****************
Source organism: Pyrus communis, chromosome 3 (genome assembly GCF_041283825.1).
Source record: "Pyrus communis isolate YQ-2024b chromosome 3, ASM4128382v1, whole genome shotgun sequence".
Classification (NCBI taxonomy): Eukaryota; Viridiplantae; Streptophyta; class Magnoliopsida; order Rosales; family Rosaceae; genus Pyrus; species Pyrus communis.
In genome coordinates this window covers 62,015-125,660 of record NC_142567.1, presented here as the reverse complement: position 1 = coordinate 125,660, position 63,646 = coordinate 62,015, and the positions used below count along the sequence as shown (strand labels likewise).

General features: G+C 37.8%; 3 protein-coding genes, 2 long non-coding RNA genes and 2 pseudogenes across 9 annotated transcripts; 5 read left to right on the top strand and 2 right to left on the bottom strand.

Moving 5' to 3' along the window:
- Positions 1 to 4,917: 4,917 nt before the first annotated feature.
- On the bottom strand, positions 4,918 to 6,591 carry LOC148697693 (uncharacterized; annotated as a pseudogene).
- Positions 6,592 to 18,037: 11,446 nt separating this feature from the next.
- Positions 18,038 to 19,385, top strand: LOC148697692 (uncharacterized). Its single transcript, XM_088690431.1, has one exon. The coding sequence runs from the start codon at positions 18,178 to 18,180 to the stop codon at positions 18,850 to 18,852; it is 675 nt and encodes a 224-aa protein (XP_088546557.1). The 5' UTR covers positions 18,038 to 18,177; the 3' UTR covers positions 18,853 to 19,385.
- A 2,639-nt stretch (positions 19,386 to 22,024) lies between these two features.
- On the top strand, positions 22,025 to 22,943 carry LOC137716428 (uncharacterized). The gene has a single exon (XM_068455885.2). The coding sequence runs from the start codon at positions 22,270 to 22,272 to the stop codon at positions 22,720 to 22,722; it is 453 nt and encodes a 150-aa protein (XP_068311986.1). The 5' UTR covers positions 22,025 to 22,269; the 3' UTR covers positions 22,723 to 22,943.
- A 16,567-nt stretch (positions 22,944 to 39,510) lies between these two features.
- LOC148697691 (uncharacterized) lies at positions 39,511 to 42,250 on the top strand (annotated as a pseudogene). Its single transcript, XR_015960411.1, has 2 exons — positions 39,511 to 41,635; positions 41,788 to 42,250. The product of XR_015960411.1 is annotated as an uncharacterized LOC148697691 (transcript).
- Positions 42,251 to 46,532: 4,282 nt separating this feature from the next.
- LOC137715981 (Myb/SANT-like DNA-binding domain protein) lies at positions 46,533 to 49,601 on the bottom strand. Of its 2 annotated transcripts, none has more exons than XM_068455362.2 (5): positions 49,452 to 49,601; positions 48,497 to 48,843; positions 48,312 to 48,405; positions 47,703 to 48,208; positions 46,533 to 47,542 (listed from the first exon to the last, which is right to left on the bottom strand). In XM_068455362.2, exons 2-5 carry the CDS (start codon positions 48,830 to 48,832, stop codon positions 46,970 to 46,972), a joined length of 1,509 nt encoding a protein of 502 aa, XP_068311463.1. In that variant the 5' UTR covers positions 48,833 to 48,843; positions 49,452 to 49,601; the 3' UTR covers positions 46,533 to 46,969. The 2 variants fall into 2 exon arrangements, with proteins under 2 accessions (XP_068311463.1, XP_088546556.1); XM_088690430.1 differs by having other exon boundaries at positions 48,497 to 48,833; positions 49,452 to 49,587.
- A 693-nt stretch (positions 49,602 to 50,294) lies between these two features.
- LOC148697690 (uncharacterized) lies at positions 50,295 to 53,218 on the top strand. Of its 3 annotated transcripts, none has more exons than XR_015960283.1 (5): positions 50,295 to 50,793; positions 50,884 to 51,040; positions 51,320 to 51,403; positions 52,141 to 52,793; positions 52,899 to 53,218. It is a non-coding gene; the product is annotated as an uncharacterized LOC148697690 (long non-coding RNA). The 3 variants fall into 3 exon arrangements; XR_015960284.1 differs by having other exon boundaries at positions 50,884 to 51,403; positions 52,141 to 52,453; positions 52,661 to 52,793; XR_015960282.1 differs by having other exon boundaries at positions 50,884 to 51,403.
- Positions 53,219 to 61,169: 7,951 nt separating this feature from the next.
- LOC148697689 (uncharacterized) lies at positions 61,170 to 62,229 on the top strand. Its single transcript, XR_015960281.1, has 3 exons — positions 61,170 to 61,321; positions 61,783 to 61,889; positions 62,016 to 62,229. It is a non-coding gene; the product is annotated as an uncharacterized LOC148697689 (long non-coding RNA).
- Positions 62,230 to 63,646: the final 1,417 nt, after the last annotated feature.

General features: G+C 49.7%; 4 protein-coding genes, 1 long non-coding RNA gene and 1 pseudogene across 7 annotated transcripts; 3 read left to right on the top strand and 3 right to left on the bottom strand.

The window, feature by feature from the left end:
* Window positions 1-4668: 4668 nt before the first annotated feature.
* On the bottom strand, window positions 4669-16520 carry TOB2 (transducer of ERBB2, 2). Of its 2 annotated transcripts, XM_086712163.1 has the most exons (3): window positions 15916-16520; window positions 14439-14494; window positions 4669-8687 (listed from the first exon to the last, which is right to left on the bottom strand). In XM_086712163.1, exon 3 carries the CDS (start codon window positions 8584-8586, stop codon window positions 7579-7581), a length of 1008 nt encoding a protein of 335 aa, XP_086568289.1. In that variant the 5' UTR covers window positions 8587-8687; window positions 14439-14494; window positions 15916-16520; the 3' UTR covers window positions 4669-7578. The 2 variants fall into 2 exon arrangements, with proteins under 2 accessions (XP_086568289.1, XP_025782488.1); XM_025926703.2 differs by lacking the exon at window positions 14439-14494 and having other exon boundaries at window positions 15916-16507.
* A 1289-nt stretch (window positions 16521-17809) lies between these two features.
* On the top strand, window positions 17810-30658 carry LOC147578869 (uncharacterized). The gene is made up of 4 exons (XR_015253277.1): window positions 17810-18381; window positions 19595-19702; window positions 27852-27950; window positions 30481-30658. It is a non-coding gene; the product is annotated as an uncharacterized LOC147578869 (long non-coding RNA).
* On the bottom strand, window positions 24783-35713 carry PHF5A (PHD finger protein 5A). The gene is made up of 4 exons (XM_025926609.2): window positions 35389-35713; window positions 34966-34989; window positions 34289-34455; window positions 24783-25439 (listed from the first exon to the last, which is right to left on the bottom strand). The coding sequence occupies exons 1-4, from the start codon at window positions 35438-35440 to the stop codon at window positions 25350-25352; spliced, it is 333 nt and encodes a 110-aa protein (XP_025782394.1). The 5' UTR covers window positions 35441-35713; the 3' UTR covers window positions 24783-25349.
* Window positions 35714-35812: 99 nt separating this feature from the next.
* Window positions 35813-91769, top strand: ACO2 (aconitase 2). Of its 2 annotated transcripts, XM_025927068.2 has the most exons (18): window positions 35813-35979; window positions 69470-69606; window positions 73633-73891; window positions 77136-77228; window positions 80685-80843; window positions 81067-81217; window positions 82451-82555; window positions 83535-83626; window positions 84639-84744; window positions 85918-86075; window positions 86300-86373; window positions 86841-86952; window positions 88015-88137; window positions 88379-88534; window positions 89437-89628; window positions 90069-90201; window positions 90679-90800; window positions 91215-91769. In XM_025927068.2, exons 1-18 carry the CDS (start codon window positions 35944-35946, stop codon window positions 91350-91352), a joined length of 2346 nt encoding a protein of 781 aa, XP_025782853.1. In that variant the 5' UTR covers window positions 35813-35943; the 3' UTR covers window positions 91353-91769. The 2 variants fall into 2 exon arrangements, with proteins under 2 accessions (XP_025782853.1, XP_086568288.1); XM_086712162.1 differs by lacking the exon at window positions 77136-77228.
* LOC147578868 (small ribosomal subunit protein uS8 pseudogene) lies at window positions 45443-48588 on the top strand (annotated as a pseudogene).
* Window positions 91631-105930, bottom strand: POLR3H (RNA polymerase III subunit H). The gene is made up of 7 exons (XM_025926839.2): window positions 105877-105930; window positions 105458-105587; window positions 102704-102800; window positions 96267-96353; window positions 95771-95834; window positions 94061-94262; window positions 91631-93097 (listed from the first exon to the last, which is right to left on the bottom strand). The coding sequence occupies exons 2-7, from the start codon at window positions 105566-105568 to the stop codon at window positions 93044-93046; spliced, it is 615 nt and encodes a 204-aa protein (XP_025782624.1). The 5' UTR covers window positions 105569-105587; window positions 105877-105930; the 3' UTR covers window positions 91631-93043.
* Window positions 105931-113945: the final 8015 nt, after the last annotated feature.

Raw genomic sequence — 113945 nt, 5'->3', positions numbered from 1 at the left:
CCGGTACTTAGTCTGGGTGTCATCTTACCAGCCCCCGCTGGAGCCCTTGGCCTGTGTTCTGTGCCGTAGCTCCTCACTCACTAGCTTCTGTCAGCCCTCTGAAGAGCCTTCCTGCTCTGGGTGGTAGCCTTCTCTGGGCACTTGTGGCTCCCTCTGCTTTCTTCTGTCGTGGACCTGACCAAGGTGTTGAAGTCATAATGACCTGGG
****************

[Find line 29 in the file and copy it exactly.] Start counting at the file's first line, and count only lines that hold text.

* Window positions 35714-35812: 99 nt separating this feature from the next.